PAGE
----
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Modifying Piagets Theory

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Modifying Piagets Theory
Infancy and Childhood: Cognitive Development
doing
2
learn
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TESTING FOR CONSER VATION If you know a child
who is between the ages of
four and seven, get parental permission
to test the child for what Piaget called
conservation. Show the child two identical lumps of clay and ask which lump is
bigger. The child will probably say they
are the same. Now roll one lump into a
long “rope” and again ask which lump is
bigger. If the child says that they are still
the same, this is evidence of conservation. If the longer one is seen as bigger,
conservation has not yet developed—at
least not for this task. The older the child,
the more likely it is that conservation will
appear, but some children display conservation much earlier than Piaget thought
was possible.
At around the age of six or seven,
Piaget observed, children do develop conservation. When this happens, they enter what
he called the stage of concrete operations. Now, he said, they can count, measure,
add, and subtract. Their thinking is no longer dominated by the appearance of things.
They can use simple logic and perform simple mental manipulations and mental operations on things. They can sort objects into classes (such as tools, fruit, and vehicles)
or series (such as largest to smallest) by systematic searching and ordering.
Still, concrete operational children can perform their logical operations only on real,
concrete objects, such as sticks, glasses, tools, and fruit—not on abstract concepts, such
as justice or freedom. They can reason only about what is, not about what is possible.
The ability to think logically about abstract ideas comes in the next stage of cognitive
development, as children enter adolescence. This new stage is called the formal operational period, and it is marked by the ability to engage in hypothetical thinking, including the imagining of logical consequences. For example, adolescents who have reached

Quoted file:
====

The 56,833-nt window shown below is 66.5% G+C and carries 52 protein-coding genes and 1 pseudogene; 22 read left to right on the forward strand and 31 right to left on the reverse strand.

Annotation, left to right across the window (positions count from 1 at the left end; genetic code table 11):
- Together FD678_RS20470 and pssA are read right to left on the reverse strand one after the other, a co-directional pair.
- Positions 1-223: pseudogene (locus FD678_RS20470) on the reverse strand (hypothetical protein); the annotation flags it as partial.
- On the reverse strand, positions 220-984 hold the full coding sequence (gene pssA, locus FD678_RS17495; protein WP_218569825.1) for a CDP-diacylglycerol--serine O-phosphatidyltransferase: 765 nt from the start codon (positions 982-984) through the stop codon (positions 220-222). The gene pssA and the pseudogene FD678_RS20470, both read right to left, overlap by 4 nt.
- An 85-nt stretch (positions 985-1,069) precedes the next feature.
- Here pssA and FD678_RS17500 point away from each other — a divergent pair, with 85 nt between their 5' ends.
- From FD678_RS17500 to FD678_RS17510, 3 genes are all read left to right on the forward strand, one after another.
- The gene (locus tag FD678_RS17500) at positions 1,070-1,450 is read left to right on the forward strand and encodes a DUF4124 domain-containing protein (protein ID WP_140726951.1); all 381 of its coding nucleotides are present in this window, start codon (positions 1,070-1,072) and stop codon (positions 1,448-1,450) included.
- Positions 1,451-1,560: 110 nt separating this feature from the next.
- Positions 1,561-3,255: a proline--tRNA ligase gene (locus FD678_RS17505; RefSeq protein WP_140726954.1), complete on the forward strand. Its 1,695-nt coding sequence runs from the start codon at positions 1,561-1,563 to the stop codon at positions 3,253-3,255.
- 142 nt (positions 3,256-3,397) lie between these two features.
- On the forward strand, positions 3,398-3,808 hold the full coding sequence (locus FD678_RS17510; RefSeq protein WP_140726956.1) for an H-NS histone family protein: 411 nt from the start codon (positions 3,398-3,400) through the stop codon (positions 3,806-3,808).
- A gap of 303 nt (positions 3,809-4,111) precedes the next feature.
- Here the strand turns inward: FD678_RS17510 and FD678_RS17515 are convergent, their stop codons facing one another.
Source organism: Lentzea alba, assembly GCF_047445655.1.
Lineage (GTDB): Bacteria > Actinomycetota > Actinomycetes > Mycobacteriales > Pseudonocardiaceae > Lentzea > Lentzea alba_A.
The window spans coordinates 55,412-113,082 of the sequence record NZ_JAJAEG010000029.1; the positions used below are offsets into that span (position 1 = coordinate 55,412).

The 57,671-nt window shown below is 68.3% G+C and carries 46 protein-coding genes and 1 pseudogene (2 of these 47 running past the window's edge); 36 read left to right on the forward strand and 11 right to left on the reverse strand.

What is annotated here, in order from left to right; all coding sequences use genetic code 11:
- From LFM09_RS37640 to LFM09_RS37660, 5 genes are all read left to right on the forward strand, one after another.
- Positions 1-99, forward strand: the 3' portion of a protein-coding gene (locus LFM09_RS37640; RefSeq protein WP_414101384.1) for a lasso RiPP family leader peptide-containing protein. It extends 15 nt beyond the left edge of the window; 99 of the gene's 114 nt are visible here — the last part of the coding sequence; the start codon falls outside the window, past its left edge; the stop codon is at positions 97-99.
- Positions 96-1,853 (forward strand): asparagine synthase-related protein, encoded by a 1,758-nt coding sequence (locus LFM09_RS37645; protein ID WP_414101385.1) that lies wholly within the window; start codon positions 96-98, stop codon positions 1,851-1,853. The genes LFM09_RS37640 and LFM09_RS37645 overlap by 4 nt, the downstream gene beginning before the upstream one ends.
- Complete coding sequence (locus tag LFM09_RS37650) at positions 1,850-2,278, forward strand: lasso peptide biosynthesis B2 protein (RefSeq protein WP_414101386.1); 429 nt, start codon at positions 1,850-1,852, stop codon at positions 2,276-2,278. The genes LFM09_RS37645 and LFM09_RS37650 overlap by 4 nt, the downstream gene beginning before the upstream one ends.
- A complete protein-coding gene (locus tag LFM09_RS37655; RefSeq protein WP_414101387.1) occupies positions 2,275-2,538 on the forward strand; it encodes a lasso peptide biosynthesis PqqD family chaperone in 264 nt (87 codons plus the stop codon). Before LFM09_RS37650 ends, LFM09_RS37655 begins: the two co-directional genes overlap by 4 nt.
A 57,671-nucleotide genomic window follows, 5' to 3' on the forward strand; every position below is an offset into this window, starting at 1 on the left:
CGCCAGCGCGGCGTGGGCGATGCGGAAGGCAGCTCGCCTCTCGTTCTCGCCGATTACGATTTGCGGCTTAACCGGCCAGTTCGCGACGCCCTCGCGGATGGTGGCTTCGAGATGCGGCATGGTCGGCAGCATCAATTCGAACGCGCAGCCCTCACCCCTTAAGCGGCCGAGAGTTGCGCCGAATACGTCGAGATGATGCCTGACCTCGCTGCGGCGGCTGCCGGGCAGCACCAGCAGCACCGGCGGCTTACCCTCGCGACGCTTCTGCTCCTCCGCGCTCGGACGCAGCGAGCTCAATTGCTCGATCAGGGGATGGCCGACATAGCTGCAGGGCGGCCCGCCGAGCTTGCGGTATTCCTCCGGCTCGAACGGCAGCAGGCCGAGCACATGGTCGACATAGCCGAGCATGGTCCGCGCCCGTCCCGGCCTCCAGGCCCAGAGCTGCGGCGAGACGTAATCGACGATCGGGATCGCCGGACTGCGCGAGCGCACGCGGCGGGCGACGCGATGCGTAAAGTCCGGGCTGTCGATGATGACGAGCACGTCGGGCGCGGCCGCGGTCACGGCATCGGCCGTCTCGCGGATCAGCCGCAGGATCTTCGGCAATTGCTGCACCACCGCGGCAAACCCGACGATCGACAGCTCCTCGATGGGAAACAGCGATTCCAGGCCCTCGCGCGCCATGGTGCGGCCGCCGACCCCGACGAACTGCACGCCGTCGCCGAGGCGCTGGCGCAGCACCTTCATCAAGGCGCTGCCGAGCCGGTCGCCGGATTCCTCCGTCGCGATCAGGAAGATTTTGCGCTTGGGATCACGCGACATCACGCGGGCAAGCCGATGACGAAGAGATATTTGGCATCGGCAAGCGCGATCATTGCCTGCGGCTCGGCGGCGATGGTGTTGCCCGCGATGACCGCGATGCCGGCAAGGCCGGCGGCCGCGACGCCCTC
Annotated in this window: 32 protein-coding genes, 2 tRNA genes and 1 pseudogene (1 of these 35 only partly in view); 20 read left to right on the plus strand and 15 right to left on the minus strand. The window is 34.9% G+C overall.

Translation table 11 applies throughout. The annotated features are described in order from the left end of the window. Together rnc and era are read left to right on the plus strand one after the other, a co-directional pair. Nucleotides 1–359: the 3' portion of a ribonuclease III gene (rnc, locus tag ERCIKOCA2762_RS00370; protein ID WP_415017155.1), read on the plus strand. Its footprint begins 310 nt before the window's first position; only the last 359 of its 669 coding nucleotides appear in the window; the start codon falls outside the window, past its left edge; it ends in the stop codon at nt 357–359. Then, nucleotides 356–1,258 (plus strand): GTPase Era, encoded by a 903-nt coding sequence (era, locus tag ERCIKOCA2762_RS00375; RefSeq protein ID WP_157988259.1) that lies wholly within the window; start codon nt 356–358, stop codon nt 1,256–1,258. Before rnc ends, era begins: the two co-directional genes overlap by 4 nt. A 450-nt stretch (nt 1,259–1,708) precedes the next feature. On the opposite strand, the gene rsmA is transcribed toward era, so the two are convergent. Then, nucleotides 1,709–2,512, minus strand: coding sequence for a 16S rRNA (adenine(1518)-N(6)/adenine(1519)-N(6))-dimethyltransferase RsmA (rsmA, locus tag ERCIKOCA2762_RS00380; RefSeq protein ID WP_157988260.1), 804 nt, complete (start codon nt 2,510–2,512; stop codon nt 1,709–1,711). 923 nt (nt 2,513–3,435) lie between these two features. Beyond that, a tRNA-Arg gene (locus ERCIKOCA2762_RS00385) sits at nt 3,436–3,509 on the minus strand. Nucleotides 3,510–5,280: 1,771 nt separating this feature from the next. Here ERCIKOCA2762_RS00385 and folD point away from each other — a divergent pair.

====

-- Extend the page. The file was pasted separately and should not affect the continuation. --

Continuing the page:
this level can consider various strategies for finding a part-time job and recognize that
some methods are more likely to succeed than others. They can form general concepts
and understand the impact of the past on the present and the present on the future.
They can question social institutions; think about the world as it might be and ought to
be; and consider the consequences and complexities of love, work, politics, and religion.
They can think logically and systematically about symbols and propositions.
Piaget explored adolescents’ formal operational abilities by asking them to perform
science experiments that involved forming and investigating hypotheses. Research indicates that only about half the people in Western cultures ever reach the formal operational level necessary to succeed in Piaget’s experiments (Kuhn & Franklin, 2006). People who have not studied science and math at a high school level are less likely to do
well in those experiments (Keating, 1990). In adulthood, people are more likely to use
formal operations for problems based on their own occupations; this is one reason that
people who think logically at work may still become victims of a home-repair or investment scam (Cialdini, 2001).
Concrete and Formal Operational Thought
concrete operations According to
Piaget, the third stage of cognitive
development, during which children
can learn to count, measure, add, and
subtract.
formal operational period According
to Piaget, the fourth stage of cognitive
development, characterized by the ability to engage in hypothetical thinking.
Modifying Piaget’s Theory
Piaget’s observations and demonstrations of children’s cognitive development are vivid
and fascinating. He was right in pointing out that significant shifts in children’s thinking
occur with age and that thinking becomes more systematic, consistent, and integrated as
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